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United States Department of Agriculture

Agricultural Research Service

Research Project: LIPOPROTEINS AND NUTRITION Title: Inflammation modulates human HDL composition and function in vivo

Authors
item DE La Llera Moya, Margarita -
item Mcgillicuddy, Fiona C. -
item Hinkle, Christine C. -
item Byrne, Michael -
item Joshi, Michelle R. -
item Nguyen, Vihn -
item Tabita-Martinez, Jennifer -
item Wolfe, Megan L. -
item Badellino, Karen -
item Pruscino, Leticia -
item Mehta, Nehal N. -
item Asztalos, Beta F. -
item Reilly, Muredach P. -

Submitted to: Atherosclerosis
Publication Type: Peer Reviewed Journal
Publication Acceptance Date: February 21, 2012
Publication Date: June 1, 2012
Citation: De La Llera Moya, M., Mcgillicuddy, F., Hinkle, C., Byrne, M., Joshi, M., Nguyen, V., Tabita-Martinez, J., Wolfe, M., Badellino, K., Pruscino, L., Mehta, N., Asztalos, B., Reilly, M. 2012. Inflammation modulates human HDL composition and function in vivo. Atherosclerosis. 222(2):390-394.

Interpretive Summary: Reverse cholesterol transport (RCT) is considered a major function of high density lipoprotein (HDL)in keeping fatty deposits from forming on artery walls. Loss of HDL RCT functions may contribute to the buildup of these deposits in chronic inflammatory states including obesity and insulin resistance. Inflammation may directly impair HDL function and RCT, but limited data support this concept in humans. To address this possibility, we used low-dose human endotoxemia (blood poisoning due to bacterial cell decomposition) to assess the effects of inflammation on HDL and RCT-related parameters in vivo. Our data demonstrate that human endotoxemia remodels HDL with a characteristic decrease in lipid-poor pre- beta-1 and other small and medium sized HDL particles. It also induces sPLA2-IIA in the blood and suppresses CETP mass and LCAT activity, biochemical consequences known to remodel HDL phospholipid and cholesterol. Endotoxemia also reduced HDL capacity to expel cholesterol from SR-BI and ABCA1, but not ABCG1, model systems. Furthermore, our data suggest that global measures such as HDL-C or apoA-I likely fail to capture functionality that may reside in HDL sub-fractions.

Technical Abstract: Inflammation may directly impair HDL functions, in particular reverse cholesterol transport (RCT), but limited data support this concept in humans. Our study was designed to investigate this relationship. We employed low-dose human endotoxemia to assess the effects of inflammation on HDL and RCT-related parameters in vivo. Endotoxemia induced remodelling of HDL with depletion of pre-Beta1a HDL particles determined by 2-D gel electrophoresis (-32.2 +/- 9.3% at 24 h, p less than 0.05) as well as small (-23.0 +/- 5.1%,p less than 0.01, at 24 h) and medium (-57.6 +/- 8.0% at 16 h, p less than 0.001) HDL estimated by nuclear magnetic resonance (NMR). This was associated with induction of class II secretory phospholipase A2 (approximately 36 fold increase) and suppression of lecithin: cholesterol acyltransferase activity (-20.8 +/- 3.4% at 24 h, p less than 0.01) and cholesterol ester transfer protein mass (-22.2 +/- 6.8% at 24 h, p less than 0.001). The HDL fraction, isolated following endotoxemia, had reduced capacity to efflux cholesterol in vitro from SR-BI and ABCA1, but not ABCG1 transporter cell models. Although epidemiological studies suggest an inverse relation between circulating HDL-C and cardiovascular disease (CVD), it remains unclear whether low HDL-C is causative. However, HDL is the most complex lipoprotein family and its function and metabolism are not well understood as of yet. Our study provides novel data demonstrating that inflammation in humans modulates HDL composition and function in the absence of substantial change in HDL-C or apoA-I thereby reinforcing the concept that alternative measures of HDL function need to be applied in order to address whether HDL is causally involved in atherosclerosis.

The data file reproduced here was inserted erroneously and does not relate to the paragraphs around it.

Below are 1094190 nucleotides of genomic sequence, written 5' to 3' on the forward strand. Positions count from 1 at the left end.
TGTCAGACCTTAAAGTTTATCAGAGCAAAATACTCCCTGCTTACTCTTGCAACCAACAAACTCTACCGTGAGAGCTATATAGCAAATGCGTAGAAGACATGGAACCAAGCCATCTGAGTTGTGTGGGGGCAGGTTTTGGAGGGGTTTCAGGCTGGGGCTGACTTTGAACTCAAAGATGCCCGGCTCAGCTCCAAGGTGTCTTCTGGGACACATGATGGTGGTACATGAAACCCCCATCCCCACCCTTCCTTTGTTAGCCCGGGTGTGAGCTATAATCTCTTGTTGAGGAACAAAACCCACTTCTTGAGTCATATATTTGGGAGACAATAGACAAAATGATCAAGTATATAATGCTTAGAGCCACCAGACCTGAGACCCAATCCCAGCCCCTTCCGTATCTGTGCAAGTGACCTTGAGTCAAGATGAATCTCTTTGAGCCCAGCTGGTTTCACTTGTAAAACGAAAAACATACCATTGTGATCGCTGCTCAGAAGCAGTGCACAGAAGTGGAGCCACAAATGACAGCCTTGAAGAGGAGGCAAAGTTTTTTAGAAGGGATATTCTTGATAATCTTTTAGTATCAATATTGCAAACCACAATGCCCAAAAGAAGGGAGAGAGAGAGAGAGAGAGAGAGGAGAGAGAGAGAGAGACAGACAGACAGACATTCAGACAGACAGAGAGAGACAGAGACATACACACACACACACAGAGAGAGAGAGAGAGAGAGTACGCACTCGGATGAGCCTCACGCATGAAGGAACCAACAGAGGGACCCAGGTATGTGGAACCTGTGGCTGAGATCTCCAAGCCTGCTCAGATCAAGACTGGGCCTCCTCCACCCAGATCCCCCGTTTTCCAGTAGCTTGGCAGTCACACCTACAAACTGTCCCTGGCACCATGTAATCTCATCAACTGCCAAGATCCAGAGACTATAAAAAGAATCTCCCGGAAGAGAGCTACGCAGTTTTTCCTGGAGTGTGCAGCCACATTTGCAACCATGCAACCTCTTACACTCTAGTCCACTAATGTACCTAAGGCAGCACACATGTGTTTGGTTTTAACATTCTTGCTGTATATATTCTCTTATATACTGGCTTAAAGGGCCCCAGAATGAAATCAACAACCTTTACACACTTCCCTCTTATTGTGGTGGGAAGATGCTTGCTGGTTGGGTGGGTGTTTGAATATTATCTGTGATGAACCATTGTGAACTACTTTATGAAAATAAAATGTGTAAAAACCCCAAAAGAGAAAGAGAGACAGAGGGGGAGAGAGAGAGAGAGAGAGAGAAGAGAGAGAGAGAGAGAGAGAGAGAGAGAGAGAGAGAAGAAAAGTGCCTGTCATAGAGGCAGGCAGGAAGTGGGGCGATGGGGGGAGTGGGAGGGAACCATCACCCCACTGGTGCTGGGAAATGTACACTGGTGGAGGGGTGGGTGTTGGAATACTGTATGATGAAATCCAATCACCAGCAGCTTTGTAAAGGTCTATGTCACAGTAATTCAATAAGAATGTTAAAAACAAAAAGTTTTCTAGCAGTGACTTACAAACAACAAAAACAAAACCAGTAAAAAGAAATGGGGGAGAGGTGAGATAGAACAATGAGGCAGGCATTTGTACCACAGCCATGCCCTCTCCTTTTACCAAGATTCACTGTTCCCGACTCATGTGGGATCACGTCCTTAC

Last Modified: 11/26/2014
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